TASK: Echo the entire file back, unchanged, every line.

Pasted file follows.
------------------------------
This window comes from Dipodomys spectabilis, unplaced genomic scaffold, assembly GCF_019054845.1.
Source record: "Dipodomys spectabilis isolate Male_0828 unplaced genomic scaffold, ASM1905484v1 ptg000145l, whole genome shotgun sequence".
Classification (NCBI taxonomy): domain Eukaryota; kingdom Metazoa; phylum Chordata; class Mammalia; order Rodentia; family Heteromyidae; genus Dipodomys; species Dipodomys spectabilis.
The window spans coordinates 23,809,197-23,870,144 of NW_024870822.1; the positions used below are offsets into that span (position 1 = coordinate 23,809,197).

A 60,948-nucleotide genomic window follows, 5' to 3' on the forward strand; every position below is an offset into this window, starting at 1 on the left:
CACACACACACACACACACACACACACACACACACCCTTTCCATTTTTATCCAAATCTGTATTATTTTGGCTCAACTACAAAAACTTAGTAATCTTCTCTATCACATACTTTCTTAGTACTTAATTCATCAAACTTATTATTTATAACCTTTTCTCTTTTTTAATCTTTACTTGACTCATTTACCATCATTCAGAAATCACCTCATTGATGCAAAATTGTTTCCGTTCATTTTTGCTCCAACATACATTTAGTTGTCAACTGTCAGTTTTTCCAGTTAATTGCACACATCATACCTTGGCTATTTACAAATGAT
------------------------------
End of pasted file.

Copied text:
This window comes from Dipodomys spectabilis, unplaced genomic scaffold, assembly GCF_019054845.1.
Source record: "Dipodomys spectabilis isolate Male_0828 unplaced genomic scaffold, ASM1905484v1 ptg000145l, whole genome shotgun sequence".
Classification (NCBI taxonomy): domain Eukaryota; kingdom Metazoa; phylum Chordata; class Mammalia; order Rodentia; family Heteromyidae; genus Dipodomys; species Dipodomys spectabilis.
The window spans coordinates 23,809,197-23,870,144 of NW_024870822.1; the positions used below are offsets into that span (position 1 = coordinate 23,809,197).

A 60,948-nucleotide genomic window follows, 5' to 3' on the forward strand; every position below is an offset into this window, starting at 1 on the left:
CACACACACACACACACACACACACACACACACACCCTTTCCATTTTTATCCAAATCTGTATTATTTTGGCTCAACTACAAAAACTTAGTAATCTTCTCTATCACATACTTTCTTAGTACTTAATTCATCAAACTTATTATTTATAACCTTTTCTCTTTTTTAATCTTTACTTGACTCATTTACCATCATTCAGAAATCACCTCATTGATGCAAAATTGTTTCCGTTCATTTTTGCTCCAACATACATTTAGTTGTCAACTGTCAGTTTTTCCAGTTAATTGCACACATCATACCTTGGCTATTTACAAATGAT